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Sunday, July 14, 2013

Innocent Darkness by Suzanne Lazear

Sweet is the first word that comes to mind when it comes to describing INNOCENT DARKNESS. There’s something sweet and innocent about the main character and the story that makes the transition from the mortal world to the fae world almost believable. Almost everything about the novel is original, whether it’s the characters, the setting or magic. As a debut novel, I think the mash-up between steampunk and fairy is unique and works very well to create an engaging story.

Magnolia, or Noli as her friends call her, started off as a normal girl, despite her keen ability to get into trouble. Crashing an unregistered flying car was the last straw, and the police force more or less forced her mother to send her to reform school. However, Findley School is unlike any normal boarding school. They pride themselves in sucking the life out of girls, or the Spark as the fairies like to call it, in order to create “proper” and “marriageable” society ladies. Personally, I would call it brainwashing.

Noli’s spirit can only endure so much of this torturous school so she does the only thing she can think of: she decides to run away. When she unknowingly wishes to be “anywhere but here” while sitting in a fairy tree, she’s transported to the Otherworld, the world of fairies. Attracted by her Spark, Kevin Silver, the fairy Queen’s huntsman, follows her in the portal and tries to gain her confidence once on the other side. No ordinary huntsman, Kevin’s quest is to find a girl with strong Spark every seven years in order to sacrifice her to stabilize the magic that bind the Otherworld and all worlds together. Unaware of the threat Kevin poses, Noli still doesn’t entirely trust the fae, especially since he never delivers on his promise to bring her back home to her mother.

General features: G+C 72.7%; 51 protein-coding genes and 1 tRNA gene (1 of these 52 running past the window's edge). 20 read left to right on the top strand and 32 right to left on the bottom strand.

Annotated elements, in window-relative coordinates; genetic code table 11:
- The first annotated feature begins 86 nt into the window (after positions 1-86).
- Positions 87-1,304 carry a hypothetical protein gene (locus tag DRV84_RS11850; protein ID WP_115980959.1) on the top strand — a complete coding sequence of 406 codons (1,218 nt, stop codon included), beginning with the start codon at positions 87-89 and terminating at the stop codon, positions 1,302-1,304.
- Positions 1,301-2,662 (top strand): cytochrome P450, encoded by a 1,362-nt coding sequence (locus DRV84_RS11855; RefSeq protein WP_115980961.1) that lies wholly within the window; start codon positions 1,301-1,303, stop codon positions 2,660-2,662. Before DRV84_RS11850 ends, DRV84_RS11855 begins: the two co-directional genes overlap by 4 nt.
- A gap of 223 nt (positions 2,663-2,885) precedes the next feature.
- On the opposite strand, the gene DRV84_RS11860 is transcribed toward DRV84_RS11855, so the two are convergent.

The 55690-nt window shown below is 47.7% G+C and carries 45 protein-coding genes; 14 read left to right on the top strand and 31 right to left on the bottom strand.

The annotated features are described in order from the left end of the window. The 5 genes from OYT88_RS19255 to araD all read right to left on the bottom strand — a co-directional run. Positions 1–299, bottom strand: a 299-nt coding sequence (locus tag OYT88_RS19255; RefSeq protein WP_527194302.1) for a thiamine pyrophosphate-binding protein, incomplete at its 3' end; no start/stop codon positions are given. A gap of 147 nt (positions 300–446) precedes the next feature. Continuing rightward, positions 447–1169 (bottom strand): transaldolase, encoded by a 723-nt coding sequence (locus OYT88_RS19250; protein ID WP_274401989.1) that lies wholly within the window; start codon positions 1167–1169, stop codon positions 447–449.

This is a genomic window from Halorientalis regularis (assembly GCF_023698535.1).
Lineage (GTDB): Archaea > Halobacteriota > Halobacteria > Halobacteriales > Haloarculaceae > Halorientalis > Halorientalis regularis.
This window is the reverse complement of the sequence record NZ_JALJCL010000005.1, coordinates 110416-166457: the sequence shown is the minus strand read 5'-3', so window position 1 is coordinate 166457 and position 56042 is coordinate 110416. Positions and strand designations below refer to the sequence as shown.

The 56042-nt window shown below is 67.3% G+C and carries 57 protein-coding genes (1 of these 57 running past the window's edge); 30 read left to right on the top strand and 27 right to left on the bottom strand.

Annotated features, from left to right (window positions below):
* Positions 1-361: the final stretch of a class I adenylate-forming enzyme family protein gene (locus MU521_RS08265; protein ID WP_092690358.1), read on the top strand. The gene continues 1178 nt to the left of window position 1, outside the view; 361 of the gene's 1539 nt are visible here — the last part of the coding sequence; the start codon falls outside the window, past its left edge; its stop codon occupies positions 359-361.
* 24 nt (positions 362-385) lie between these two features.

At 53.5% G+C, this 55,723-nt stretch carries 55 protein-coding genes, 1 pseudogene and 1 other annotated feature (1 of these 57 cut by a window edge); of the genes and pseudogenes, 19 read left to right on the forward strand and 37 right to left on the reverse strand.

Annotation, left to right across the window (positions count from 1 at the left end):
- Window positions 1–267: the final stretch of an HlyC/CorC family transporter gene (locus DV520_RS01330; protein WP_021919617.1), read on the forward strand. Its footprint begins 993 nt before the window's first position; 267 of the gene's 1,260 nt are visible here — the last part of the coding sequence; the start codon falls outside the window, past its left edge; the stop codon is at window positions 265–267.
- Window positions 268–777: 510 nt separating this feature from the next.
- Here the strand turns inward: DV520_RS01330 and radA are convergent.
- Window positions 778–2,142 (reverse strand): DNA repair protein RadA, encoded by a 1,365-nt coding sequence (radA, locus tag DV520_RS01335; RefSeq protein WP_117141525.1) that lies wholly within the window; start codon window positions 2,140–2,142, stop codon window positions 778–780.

Steven (or V as Noli likes to call him) is a character I can’t fail to mention. Noli’s childhood best friend, he has secrets of his own and he’ll stop at nothing to bring Noli back home. I admire his tenacity and his dedication to the task, especially since helping a mortal escape the fairy world isn’t a small task. I would love to talk more about him but since I don’t want to ruin the surprise, I’ll let you discover his secrets on your own.

Personally, I find steampunk America and fairy elements work well together to create this unforgettable world. I would have liked to have seen more steampunk elements but since a lot of the story was set in the fairy world, the author was restricted a little bit on that front. I find it interesting that the author used Los Angeles and San Francisco as the settings for the novel instead of using the typical Victorian London that so many others use. The writing is still a bit raw and could use a little work but overall, I found INNOCENT DARKNESS to be an engaging read. Every little element of the book combine to make an excellent young adult read that I would recommend it to anyone who likes the genre. I will definitively read the rest of the series, especially since the ending of INNOCENT DARKNESS sets us up for a interesting sequel. What do you think? Do you find fairy and steampunk work well together?


Tynga is a 32 years old mom of two, from Montreal, working as a lab technician in an hospital specialized in heart disease. In her free time, she enjoys reading all things Paranormal and photography.

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2 People left their mark' :

  1. Hey! I liked your review!!! I wish I was that good at reviewing!!!! :D

  2. I came here after finding your Charmed Vengeance review and seeing it was the second in the series, it sounds really interesting. I've never read anything steampunk before but this sounds like a good place to start.